When a senior loved one lashes out at the people who love and care for her, it can be scary and even intimidating. But many family caregivers try to soldier through on their own, thinking that’s the only way.
Determine When the Behavior Started
Some elderly loved ones have never enjoyed having other people fussing over them or trying to take care of them. In those cases, this kind of behavior may not be unusual. If your loved one had a sudden debilitating illness, though, such as a stroke, their frustration and anger over their current situation can cause them to lash out at others. Determining when the behavior started can help you to understand it better and possibly flesh out solutions.
Figure Out How Much the Situation Is Affecting You
There are some family caregivers who are able to ignore verbal and physical lashing out, but for others, it can affect them greatly. If you find that you’re feeling drained both emotionally and physically from the behavior, it’s affecting you more than you realize. Other signs could include that you’re thinking about each event long after it’s over or you’re more prone to breaking down emotionally after each episode.
Is Personal Safety at Risk?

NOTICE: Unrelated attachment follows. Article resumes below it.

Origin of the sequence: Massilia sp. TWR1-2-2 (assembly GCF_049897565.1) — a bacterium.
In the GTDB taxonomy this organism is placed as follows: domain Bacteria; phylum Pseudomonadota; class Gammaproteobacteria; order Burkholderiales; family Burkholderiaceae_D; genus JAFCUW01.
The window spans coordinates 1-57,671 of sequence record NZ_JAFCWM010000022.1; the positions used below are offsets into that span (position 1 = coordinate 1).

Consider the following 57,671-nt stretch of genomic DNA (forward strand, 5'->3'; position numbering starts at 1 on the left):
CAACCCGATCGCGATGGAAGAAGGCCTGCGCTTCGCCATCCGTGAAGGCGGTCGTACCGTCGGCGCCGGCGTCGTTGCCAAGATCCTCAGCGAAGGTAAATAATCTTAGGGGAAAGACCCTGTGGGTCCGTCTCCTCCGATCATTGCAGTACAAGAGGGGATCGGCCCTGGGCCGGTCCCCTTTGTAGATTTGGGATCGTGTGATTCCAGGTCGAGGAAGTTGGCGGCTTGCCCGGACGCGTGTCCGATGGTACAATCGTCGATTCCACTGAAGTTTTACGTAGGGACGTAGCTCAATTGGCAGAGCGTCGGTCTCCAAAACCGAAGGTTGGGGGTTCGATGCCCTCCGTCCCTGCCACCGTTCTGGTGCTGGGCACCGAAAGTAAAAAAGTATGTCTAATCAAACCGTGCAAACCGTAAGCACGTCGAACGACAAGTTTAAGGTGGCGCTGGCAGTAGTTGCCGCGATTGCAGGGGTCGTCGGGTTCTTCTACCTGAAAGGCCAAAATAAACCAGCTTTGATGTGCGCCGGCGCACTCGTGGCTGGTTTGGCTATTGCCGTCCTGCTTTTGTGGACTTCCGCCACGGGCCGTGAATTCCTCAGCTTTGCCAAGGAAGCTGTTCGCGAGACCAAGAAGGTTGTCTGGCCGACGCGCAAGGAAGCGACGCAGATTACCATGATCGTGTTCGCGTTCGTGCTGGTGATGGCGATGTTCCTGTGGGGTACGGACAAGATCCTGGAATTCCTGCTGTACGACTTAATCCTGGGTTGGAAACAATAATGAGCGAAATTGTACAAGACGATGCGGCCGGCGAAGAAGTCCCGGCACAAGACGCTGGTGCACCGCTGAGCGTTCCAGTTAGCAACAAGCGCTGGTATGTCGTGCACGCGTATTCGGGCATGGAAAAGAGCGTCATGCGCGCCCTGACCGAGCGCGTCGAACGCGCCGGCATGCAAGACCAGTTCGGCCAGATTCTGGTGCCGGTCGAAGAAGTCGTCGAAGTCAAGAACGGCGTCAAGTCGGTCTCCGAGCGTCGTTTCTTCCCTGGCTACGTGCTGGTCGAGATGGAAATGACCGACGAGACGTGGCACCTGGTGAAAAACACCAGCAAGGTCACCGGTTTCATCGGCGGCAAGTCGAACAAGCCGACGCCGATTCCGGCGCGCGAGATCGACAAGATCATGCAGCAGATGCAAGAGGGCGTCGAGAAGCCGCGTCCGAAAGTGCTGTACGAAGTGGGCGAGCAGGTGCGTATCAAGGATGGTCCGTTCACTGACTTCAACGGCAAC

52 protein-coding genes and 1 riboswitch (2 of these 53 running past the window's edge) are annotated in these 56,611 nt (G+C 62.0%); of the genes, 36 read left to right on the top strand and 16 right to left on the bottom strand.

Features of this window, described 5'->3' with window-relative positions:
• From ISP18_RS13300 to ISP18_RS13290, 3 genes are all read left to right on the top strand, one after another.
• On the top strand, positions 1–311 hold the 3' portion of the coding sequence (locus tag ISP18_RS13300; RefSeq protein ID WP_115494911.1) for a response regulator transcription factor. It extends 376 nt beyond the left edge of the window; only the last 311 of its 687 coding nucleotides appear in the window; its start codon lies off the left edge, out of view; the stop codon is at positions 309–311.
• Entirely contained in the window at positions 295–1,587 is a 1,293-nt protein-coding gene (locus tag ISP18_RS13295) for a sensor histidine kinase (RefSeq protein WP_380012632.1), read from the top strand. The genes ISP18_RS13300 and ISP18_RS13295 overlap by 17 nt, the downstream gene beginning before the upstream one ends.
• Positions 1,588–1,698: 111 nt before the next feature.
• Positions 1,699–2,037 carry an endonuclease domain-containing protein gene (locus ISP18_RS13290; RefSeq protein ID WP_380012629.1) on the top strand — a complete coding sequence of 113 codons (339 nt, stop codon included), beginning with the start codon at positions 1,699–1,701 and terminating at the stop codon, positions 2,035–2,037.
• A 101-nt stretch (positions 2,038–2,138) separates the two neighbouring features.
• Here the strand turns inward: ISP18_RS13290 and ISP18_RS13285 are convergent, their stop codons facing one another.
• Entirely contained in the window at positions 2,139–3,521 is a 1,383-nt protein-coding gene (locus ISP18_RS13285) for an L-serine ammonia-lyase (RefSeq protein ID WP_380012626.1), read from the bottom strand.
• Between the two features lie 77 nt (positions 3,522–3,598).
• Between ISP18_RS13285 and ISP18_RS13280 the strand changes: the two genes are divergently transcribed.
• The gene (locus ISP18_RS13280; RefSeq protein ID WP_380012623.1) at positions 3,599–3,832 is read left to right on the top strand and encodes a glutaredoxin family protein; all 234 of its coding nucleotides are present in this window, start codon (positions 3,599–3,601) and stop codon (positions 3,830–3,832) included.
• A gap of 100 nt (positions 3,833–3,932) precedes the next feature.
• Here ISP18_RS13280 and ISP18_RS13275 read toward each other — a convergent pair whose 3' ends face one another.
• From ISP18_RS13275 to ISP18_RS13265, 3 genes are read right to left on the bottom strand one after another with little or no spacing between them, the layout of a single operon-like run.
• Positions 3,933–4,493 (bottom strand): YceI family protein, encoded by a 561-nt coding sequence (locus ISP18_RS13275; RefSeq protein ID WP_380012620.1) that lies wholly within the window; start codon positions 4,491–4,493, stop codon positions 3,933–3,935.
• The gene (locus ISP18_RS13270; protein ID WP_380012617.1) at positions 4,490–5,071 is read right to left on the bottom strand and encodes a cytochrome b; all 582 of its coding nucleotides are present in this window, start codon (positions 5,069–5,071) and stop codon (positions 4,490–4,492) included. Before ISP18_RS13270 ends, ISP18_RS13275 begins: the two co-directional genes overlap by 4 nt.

If the personal safety of anyone who cares for your loved one is at risk, this is a huge problem. Your loved one needs care, but that doesn’t mean that she can harm the people who are trying to give her that care.
Try All Solutions for Improving the Situation
For some elderly loved ones, the lashing out happens because they’re frustrated or they hate having their family see them this way. In those cases, you might have a great deal of luck with bringing in-home care providers to care for your loved one. This isn’t always the only solution, though, so it can help to talk to all of the professionals involved in your loved one’s care to make sure that you’re giving every solution a solid effort.
Talk to a Counselor or Therapist
For your own well-being, it can be beneficial to talk to a therapist or a counselor. Having that outlet can help you to work through your own emotions and reactions to your loved one’s behavior. This can be especially helpful if you always had a strong, loving relationship with your loved one.
Always work with your loved one’s medical team to see if there are solutions that might work in her situation.
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